Boatbuilding with One-Off Fiberglass

From time to time new boatbuilding methods are touted as a breakthrough in boat construction. We have by-passed many of these “breakthroughs” because we don’t believe in experimenting with your time and money. There have been several such methods of fiberglass construction that have proven to be less than advertised or not suited to the production of one boat.

Factory made fiberglass boats utilize a female mold with laminates made of sprayed resin and chopped glass fibers or, in more expensive boats, hand laid fiberglass and polyester resin. These methods are only suitable for volume production due to the high cost of the mold.

Newly perfected methods make it practical to produce a single boat using fiberglass materials. Glen-L has done a great deal of research into the various options for “one-off” construction. This research has resulted in our 400 page book:FIBERGLASS BOATBUILDING FOR AMATEURS. It has also produced several designs, some of which are detailed in our design pages.

There are two types of “one-off” construction detailed in our plans: sandwich core and fiberglass planking (C-Flex). By using either of these methods you can produce a fiberglass boat that is equal to or exceeds the quality of factory-built boats. These materials are well within the abilities of the amateur, even those who have never built a boat before. The Glen-L methods are especially designed with you, the amateur, in mind.

In the photographs in our Fiberglass Boatbuilding Guide, we use the FOAMEE to illustrate the sandwich core construction method, and the FEATHER to illustrate the C-Flex method. These boats were designed to give you an introduction to these methods or as an end in themselves.

C-Flex Fiberglass Planking Manual

PLEASE NOTE: While we are enthusiastic about these “one-off” fiberglass methods, in order to be properly utilized, the boat must be specifically designed for the materials. We have designs which are especially adapted to these methods and have detailed them accordingly. We do NOT recommend taking our other designs or buying a Frame Kit with the intention of using one of these methods unless they are specifically intended for fiberglass construction. Our plans detail clearly the best method for building each particular boat. To protect your investment and have a boat you’ll be proud of, avoid improvising.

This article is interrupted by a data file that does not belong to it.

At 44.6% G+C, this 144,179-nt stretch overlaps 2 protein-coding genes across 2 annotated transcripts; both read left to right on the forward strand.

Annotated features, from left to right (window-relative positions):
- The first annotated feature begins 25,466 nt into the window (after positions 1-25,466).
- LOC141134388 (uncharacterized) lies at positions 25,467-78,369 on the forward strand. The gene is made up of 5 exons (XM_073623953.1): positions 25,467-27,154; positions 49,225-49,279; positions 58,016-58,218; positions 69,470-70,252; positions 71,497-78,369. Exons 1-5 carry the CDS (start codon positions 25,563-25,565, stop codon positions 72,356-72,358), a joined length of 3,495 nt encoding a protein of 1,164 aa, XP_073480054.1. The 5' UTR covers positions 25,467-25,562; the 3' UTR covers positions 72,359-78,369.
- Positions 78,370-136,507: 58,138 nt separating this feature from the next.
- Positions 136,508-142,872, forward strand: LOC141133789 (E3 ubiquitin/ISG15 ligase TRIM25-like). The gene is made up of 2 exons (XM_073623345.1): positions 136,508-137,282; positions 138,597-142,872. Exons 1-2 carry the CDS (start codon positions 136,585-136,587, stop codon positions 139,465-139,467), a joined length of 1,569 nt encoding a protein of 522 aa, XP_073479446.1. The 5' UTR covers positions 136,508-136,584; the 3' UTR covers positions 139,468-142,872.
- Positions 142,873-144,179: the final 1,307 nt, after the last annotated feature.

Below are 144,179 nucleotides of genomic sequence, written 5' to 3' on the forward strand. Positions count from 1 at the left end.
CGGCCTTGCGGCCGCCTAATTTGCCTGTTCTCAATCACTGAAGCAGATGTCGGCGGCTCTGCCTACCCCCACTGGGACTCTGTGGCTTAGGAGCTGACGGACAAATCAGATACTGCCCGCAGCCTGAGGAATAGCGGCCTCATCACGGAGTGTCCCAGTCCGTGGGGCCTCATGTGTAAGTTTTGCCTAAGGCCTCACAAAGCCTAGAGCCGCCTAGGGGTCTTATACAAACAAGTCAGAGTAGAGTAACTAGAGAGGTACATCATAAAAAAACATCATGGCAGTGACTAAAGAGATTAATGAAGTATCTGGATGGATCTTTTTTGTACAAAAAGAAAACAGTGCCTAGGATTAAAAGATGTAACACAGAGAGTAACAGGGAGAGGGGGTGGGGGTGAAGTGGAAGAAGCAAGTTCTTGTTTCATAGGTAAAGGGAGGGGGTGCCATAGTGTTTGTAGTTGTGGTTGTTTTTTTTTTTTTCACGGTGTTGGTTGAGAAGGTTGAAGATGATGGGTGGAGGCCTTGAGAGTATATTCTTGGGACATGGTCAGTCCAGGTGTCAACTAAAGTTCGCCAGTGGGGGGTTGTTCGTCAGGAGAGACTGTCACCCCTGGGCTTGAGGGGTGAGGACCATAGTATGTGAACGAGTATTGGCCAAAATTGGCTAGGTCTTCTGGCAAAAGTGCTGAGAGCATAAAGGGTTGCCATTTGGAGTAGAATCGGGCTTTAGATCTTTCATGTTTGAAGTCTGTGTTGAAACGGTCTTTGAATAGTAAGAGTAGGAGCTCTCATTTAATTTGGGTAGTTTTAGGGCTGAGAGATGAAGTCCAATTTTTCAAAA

4 Responses to Boatbuilding with One-Off Fiberglass

  1. Steve Merritt says:

    Glen,

    What an inspiring story on your website and the boat “Midnight Cry”. I am part of a southern gospel quartet here in Ft. lauderdale Florida and we sing this great song. I am inspired by your love for our Lord and also your love for boat building as I grew up building boats for my family Merritt Sportfishing yachts here in Florida.
    Hope we might talk one day

  2. Rory Combs says:

    I’ve found an old 1965 glenn l boat that is full of rainwater. I am wondering if it would take alot of money to get it back on it’s sea legs. Do you have any diagrams of your 1965 models? It’s a motorboat, about 17′ long, with a very small cabin.
    Thanks

    • Rory, all of our designs are in our online catalog but we don’t have a fiberglass motorboat with a cabin that is 17′ long. It’s possible the builder converted a plywood hull to fiberglass.

  3. Rory Combs says:

    Oh, and it’s fiberglass.

Leave a Reply

Your email address will not be published. Required fields are marked *

You may use these HTML tags and attributes: <a href="" title=""> <abbr title=""> <acronym title=""> <b> <blockquote cite=""> <cite> <code> <del datetime=""> <em> <i> <q cite=""> <strike> <strong>